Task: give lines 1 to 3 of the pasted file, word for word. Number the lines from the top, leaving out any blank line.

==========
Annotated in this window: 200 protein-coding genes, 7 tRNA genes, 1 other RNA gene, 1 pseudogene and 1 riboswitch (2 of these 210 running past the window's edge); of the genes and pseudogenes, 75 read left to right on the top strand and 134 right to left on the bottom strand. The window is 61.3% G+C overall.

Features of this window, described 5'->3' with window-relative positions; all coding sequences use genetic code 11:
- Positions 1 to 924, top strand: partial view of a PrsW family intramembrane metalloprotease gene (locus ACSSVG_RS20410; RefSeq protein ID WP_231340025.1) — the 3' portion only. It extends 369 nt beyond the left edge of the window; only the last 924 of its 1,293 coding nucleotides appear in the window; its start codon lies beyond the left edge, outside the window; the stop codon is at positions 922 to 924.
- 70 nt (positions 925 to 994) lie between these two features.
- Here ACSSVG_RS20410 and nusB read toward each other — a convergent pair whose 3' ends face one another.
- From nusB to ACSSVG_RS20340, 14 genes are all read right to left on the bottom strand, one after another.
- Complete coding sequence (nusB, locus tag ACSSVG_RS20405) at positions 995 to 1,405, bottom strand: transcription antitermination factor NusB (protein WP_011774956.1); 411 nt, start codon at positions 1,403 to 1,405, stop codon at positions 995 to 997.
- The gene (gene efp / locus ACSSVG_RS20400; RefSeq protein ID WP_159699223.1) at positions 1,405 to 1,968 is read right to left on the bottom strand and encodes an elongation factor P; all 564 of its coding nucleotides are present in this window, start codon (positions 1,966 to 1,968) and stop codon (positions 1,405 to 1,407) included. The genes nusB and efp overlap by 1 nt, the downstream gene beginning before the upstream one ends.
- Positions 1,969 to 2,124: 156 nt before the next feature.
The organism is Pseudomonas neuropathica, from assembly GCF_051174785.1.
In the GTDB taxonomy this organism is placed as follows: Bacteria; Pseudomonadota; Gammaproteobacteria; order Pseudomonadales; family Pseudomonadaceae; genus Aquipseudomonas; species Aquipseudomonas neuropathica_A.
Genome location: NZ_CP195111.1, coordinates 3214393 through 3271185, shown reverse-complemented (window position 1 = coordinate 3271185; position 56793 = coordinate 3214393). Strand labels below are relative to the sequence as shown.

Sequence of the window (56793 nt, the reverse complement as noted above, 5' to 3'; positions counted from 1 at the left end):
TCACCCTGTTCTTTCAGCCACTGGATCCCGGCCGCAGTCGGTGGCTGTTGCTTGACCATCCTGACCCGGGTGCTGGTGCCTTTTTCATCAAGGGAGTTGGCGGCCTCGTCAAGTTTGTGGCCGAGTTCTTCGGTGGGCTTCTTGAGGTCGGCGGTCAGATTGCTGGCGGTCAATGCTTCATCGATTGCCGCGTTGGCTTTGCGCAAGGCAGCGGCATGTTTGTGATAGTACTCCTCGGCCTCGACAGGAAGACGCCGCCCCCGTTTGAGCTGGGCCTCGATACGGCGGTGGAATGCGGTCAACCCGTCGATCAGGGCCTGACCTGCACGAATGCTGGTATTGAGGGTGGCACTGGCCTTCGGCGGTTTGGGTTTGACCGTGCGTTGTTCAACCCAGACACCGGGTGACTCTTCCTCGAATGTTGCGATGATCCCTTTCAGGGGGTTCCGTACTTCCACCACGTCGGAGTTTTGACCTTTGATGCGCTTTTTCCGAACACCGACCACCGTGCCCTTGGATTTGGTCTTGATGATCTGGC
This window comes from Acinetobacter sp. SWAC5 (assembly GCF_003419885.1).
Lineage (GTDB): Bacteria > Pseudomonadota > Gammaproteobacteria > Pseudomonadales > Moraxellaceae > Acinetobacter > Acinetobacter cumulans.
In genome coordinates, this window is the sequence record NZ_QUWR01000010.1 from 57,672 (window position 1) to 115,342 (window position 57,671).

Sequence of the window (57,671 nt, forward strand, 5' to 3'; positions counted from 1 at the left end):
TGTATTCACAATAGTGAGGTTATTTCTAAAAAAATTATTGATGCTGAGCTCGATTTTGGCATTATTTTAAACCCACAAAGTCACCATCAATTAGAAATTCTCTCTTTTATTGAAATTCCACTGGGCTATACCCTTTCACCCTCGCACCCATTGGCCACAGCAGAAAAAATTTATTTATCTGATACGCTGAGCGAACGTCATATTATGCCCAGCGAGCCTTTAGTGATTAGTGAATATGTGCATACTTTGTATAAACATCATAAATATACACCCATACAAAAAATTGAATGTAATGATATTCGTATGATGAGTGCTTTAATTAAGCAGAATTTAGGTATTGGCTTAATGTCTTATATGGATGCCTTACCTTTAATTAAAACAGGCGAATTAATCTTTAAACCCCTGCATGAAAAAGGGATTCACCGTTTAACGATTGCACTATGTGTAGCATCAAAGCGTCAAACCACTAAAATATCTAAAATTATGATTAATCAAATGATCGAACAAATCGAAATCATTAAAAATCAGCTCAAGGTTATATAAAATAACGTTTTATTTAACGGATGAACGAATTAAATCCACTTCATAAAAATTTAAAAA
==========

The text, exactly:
Annotated in this window: 200 protein-coding genes, 7 tRNA genes, 1 other RNA gene, 1 pseudogene and 1 riboswitch (2 of these 210 running past the window's edge); of the genes and pseudogenes, 75 read left to right on the top strand and 134 right to left on the bottom strand. The window is 61.3% G+C overall.

Features of this window, described 5'->3' with window-relative positions; all coding sequences use genetic code 11:
- Positions 1 to 924, top strand: partial view of a PrsW family intramembrane metalloprotease gene (locus ACSSVG_RS20410; RefSeq protein ID WP_231340025.1) — the 3' portion only. It extends 369 nt beyond the left edge of the window; only the last 924 of its 1,293 coding nucleotides appear in the window; its start codon lies beyond the left edge, outside the window; the stop codon is at positions 922 to 924.